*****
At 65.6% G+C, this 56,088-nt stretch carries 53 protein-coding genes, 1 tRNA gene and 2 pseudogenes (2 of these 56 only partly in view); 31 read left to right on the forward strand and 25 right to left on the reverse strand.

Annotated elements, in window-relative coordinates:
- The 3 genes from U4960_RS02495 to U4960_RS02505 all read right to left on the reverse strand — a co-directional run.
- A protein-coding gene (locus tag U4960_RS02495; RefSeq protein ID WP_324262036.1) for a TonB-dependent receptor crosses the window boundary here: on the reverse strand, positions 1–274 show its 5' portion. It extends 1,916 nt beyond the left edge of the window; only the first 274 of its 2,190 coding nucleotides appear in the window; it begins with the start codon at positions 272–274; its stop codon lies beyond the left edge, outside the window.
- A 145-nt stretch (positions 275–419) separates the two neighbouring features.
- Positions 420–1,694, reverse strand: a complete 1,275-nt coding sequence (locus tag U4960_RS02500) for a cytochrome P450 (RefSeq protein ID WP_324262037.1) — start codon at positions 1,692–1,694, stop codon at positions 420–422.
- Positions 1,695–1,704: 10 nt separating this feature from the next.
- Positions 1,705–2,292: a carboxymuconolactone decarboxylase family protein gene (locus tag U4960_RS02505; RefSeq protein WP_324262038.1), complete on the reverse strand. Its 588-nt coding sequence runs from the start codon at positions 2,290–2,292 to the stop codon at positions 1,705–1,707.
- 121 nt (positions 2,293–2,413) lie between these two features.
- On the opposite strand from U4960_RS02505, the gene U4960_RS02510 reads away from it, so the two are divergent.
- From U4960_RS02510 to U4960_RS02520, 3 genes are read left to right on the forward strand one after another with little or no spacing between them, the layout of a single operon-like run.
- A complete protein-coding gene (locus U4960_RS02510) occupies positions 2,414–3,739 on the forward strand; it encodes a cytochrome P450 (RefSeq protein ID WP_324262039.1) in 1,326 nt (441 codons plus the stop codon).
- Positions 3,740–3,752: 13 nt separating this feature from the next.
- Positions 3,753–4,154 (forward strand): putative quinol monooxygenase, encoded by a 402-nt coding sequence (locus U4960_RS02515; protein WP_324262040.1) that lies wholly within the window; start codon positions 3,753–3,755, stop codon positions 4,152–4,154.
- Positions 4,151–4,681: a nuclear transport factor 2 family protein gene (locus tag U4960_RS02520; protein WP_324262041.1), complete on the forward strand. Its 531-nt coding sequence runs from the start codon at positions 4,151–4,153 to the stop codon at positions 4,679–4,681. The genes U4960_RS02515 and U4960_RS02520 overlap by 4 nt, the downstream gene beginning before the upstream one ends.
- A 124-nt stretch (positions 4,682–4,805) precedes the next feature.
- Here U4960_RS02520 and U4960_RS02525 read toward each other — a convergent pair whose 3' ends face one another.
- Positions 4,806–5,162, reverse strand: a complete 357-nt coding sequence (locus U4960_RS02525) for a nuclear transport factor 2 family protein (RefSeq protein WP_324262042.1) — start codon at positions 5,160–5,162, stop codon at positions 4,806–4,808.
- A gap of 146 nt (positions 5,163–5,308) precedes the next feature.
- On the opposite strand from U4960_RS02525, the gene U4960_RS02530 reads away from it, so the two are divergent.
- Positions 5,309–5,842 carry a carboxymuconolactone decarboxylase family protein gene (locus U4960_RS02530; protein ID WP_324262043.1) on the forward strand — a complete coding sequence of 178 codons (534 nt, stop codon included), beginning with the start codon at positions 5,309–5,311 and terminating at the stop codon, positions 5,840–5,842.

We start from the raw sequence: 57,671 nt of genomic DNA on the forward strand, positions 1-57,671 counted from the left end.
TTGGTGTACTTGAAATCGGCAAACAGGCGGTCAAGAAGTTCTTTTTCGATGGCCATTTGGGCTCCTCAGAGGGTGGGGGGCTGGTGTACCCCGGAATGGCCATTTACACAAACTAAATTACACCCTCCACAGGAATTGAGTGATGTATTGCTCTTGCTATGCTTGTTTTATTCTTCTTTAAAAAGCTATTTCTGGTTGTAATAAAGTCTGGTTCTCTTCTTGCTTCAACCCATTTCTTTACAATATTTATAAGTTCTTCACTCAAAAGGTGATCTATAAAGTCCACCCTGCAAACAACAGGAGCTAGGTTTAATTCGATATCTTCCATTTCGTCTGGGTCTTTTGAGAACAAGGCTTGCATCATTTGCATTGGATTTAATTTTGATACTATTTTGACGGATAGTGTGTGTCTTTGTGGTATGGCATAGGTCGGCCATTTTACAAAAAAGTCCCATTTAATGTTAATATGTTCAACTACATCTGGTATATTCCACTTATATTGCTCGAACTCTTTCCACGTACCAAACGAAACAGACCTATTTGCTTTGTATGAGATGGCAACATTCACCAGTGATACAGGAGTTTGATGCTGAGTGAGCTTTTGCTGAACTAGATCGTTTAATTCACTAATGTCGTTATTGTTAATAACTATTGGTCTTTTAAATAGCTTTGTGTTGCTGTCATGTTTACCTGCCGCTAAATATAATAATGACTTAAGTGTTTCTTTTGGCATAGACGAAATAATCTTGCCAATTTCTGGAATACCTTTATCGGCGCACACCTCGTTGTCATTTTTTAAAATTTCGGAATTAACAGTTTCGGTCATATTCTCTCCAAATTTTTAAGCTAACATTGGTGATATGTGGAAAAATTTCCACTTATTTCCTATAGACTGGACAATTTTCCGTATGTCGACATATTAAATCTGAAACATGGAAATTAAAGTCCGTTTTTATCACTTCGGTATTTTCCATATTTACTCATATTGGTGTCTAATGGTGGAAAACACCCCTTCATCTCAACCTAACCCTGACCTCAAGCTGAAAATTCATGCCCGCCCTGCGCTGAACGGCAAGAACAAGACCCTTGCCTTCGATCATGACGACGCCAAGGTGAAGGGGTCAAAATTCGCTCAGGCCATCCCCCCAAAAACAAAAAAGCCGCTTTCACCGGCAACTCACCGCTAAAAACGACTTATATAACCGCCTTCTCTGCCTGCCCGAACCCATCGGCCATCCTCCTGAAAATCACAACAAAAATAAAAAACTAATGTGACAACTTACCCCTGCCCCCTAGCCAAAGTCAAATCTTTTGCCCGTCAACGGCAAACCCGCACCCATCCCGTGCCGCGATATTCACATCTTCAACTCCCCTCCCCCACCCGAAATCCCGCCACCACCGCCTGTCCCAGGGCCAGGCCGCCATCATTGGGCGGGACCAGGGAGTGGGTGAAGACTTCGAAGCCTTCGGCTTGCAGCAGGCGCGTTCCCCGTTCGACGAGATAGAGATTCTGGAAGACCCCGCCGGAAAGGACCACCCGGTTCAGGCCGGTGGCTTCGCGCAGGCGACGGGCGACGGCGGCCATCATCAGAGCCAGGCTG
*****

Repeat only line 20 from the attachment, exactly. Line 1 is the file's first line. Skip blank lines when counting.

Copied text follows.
- On the opposite strand from U4960_RS02525, the gene U4960_RS02530 reads away from it, so the two are divergent.